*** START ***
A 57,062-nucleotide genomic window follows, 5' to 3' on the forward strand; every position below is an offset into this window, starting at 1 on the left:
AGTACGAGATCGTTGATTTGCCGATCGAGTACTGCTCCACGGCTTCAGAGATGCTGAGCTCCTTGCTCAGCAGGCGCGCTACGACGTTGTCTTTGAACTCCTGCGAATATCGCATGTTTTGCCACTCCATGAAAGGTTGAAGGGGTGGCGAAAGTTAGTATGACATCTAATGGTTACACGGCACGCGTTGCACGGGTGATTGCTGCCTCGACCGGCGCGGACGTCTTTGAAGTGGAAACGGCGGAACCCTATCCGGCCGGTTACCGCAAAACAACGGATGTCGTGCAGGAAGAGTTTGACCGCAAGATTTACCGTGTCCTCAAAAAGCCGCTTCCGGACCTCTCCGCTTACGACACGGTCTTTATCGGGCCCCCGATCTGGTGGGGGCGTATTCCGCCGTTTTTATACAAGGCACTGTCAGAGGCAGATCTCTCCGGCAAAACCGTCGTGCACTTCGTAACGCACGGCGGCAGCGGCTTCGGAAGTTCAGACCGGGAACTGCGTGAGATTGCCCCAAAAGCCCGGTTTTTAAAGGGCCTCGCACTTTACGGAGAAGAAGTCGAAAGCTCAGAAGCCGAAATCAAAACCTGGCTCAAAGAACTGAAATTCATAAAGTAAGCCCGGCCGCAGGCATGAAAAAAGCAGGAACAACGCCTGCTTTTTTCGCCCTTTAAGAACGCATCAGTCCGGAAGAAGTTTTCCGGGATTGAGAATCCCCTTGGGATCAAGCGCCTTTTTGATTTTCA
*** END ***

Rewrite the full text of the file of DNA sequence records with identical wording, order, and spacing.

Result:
A 57,062-nucleotide genomic window follows, 5' to 3' on the forward strand; every position below is an offset into this window, starting at 1 on the left:
AGTACGAGATCGTTGATTTGCCGATCGAGTACTGCTCCACGGCTTCAGAGATGCTGAGCTCCTTGCTCAGCAGGCGCGCTACGACGTTGTCTTTGAACTCCTGCGAATATCGCATGTTTTGCCACTCCATGAAAGGTTGAAGGGGTGGCGAAAGTTAGTATGACATCTAATGGTTACACGGCACGCGTTGCACGGGTGATTGCTGCCTCGACCGGCGCGGACGTCTTTGAAGTGGAAACGGCGGAACCCTATCCGGCCGGTTACCGCAAAACAACGGATGTCGTGCAGGAAGAGTTTGACCGCAAGATTTACCGTGTCCTCAAAAAGCCGCTTCCGGACCTCTCCGCTTACGACACGGTCTTTATCGGGCCCCCGATCTGGTGGGGGCGTATTCCGCCGTTTTTATACAAGGCACTGTCAGAGGCAGATCTCTCCGGCAAAACCGTCGTGCACTTCGTAACGCACGGCGGCAGCGGCTTCGGAAGTTCAGACCGGGAACTGCGTGAGATTGCCCCAAAAGCCCGGTTTTTAAAGGGCCTCGCACTTTACGGAGAAGAAGTCGAAAGCTCAGAAGCCGAAATCAAAACCTGGCTCAAAGAACTGAAATTCATAAAGTAAGCCCGGCCGCAGGCATGAAAAAAGCAGGAACAACGCCTGCTTTTTTCGCCCTTTAAGAACGCATCAGTCCGGAAGAAGTTTTCCGGGATTGAGAATCCCCTTGGGATCAAGCGCCTTTTTGATTTTCA